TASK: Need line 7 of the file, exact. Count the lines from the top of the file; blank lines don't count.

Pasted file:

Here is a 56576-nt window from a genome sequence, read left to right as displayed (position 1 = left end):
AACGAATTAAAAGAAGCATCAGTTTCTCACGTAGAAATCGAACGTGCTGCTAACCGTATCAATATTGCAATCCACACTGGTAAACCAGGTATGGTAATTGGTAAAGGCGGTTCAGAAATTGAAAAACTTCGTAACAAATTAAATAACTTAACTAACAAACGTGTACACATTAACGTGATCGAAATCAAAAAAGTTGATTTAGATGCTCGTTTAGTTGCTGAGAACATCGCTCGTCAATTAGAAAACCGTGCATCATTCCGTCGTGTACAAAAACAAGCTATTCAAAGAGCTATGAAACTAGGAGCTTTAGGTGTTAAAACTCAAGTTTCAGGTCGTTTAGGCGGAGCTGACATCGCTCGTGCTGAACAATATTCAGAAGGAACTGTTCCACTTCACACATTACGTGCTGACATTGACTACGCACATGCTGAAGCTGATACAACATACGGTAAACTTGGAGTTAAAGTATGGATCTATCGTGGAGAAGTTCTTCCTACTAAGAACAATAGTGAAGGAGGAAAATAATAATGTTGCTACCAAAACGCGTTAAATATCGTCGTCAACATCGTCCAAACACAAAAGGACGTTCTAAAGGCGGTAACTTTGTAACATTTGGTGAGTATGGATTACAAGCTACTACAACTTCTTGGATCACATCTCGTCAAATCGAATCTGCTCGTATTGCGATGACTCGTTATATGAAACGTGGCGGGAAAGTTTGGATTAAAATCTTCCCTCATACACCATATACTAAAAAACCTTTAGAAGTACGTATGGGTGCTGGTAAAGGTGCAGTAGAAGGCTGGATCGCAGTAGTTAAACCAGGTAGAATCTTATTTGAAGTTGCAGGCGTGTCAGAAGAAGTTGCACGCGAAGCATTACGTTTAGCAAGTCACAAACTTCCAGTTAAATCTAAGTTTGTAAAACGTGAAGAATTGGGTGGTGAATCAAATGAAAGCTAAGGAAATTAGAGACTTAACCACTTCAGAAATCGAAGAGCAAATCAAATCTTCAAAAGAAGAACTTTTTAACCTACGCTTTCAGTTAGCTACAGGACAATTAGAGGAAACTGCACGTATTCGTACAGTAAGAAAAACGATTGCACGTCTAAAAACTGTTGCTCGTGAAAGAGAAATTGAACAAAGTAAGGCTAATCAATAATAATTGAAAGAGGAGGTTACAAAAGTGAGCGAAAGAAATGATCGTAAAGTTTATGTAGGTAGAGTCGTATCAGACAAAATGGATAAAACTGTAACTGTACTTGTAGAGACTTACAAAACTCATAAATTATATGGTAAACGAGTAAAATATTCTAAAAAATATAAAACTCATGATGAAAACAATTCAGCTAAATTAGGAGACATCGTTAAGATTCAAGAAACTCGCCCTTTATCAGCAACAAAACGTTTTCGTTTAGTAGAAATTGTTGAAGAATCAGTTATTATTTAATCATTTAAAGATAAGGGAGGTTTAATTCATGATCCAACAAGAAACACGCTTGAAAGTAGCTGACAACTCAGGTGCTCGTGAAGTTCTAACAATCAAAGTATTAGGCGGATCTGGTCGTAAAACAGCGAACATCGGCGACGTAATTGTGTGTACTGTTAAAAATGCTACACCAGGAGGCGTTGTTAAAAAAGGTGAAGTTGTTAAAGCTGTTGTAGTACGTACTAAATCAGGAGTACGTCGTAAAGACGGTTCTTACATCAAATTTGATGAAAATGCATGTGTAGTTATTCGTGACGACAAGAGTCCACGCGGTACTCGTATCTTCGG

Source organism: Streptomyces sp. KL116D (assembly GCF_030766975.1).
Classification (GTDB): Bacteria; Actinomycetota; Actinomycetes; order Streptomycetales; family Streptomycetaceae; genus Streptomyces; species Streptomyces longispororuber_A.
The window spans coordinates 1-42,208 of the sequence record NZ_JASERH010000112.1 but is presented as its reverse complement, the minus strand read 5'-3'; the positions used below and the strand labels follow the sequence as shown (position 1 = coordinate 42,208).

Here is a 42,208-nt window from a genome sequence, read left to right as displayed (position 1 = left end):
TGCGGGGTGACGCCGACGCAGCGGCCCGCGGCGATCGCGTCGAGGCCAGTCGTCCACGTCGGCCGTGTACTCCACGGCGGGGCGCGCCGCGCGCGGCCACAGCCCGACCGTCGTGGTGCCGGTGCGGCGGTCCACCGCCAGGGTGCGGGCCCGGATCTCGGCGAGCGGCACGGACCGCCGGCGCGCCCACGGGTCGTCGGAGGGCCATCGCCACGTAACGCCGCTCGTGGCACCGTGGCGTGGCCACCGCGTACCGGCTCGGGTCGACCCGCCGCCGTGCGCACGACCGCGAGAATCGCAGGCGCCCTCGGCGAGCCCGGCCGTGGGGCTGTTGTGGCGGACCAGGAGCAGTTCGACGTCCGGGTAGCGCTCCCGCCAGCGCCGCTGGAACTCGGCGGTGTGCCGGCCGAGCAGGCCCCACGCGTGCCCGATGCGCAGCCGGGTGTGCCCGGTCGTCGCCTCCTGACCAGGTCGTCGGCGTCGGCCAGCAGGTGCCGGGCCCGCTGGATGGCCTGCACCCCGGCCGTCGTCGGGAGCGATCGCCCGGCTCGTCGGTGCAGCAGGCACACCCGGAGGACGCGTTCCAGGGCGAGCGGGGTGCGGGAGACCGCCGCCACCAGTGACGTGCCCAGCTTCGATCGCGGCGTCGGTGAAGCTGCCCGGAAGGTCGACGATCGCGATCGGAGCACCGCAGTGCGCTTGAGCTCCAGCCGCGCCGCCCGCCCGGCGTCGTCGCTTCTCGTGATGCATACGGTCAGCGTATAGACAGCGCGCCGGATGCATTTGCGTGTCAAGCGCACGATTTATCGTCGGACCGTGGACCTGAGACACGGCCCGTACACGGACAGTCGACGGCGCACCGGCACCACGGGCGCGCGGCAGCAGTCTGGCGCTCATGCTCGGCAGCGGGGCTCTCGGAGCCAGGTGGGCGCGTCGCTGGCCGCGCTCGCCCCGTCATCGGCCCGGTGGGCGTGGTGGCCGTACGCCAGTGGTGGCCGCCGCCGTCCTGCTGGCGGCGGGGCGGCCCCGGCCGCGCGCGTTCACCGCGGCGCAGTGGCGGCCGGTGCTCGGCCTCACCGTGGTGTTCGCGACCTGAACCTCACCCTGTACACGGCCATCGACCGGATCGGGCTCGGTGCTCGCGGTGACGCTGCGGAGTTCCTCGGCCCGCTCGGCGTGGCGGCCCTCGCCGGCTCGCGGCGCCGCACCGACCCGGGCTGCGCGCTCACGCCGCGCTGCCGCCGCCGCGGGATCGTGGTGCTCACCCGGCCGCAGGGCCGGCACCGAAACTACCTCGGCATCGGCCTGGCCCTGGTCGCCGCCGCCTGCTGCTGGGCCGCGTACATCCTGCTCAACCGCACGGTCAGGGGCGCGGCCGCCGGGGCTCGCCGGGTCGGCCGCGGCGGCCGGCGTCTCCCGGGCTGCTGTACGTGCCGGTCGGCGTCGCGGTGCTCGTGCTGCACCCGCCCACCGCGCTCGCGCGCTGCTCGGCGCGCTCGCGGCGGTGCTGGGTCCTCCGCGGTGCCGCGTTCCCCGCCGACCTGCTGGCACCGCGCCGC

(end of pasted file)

TGCGGGGTGACGCCGACGCAGCGGCCCGCGGCGATCGCGTCGAGGCCAGTCGTCCACGTCGGCCGTGTACTCCACGGCGGGGCGCGCCGCGCGCGGCCACAGCCCGACCGTCGTGGTGCCGGTGCGGCGGTCCACCGCCAGGGTGCGGGCCCGGATCTCGGCGAGCGGCACGGACCGCCGGCGCGCCCACGGGTCGTCGGAGGGCCATCGCCACGTAACGCCGCTCGTGGCACCGTGGCGTGGCCACCGCGTACCGGCTCGGGTCGACCCGCCGCCGTGCGCACGACCGCGAGAATCGCAGGCGCCCTCGGCGAGCCCGGCCGTGGGGCTGTTGTGGCGGACCAGGAGCAGTTCGACGTCCGGGTAGCGCTCCCGCCAGCGCCGCTGGAACTCGGCGGTGTGCCGGCCGAGCAGGCCCCACGCGTGCCCGATGCGCAGCCGGGTGTGCCCGGTCGTCGCCTCCTGACCAGGTCGTCGGCGTCGGCCAGCAGGTGCCGGGCCCGCTGGATGGCCTGCACCCCGGCCGTCGTCGGGAGCGATCGCCCGGCTCGTCGGTGCAGCAGGCACACCCGGAGGACGCGTTCCAGGGCGAGCGGGGTGCGGGAGACCGCCGCCACCAGTGACGTGCCCAGCTTCGATCGCGGCGTCGGTGAAGCTGCCCGGAAGGTCGACGATCGCGATCGGAGCACCGCAGTGCGCTTGAGCTCCAGCCGCGCCGCCCGCCCGGCGTCGTCGCTTCTCGTGATGCATACGGTCAGCGTATAGACAGCGCGCCGGATGCATTTGCGTGTCAAGCGCACGATTTATCGTCGGACCGTGGACCTGAGACACGGCCCGTACACGGACAGTCGACGGCGCACCGGCACCACGGGCGCGCGGCAGCAGTCTGGCGCTCATGCTCGGCAGCGGGGCTCTCGGAGCCAGGTGGGCGCGTCGCTGGCCGCGCTCGCCCCGTCATCGGCCCGGTGGGCGTGGTGGCCGTACGCCAGTGGTGGCCGCCGCCGTCCTGCTGGCGGCGGGGCGGCCCCGGCCGCGCGCGTTCACCGCGGCGCAGTGGCGGCCGGTGCTCGGCCTCACCGTGGTGTTCGCGACCTGAACCTCACCCTGTACACGGCCATCGACCGGATCGGGCTCGGTGCTCGCGGTGACGCTGCGGAGTTCCTCGGCCCGCTCGGCGTGGCGGCCCTCGCCGGCTCGCGGCGCCGCACCGACCCGGGCTGCGCGCTCACGCCGCGCTGCCGCCGCCGCGGGATCGTGGTGCTCACCCGGCCGCAGGGCCGGCACCGAAACTACCTCGGCATCGGCCTGGCCCTGGTCGCCGCCGCCTGCTGCTGGGCCGCGTACATCCTGCTCAACCGCACGGTCAGGGGCGCGGCCGCCGGGGCTCGCCGGGTCGGCCGCGGCGGCCGGCGTCTCCCGGGCTGCTGTACGTGCCGGTCGGCGTCGCGGTGCTCGTGCTGCACCCGCCCACCGCGCTCGCGCGCTGCTCGGCGCGCTCGCGGCGGTGCTGGGTCCTCCGCGGTGCCGCGTTCCCCGCCGACCTGCTGGCACCGCGCCGC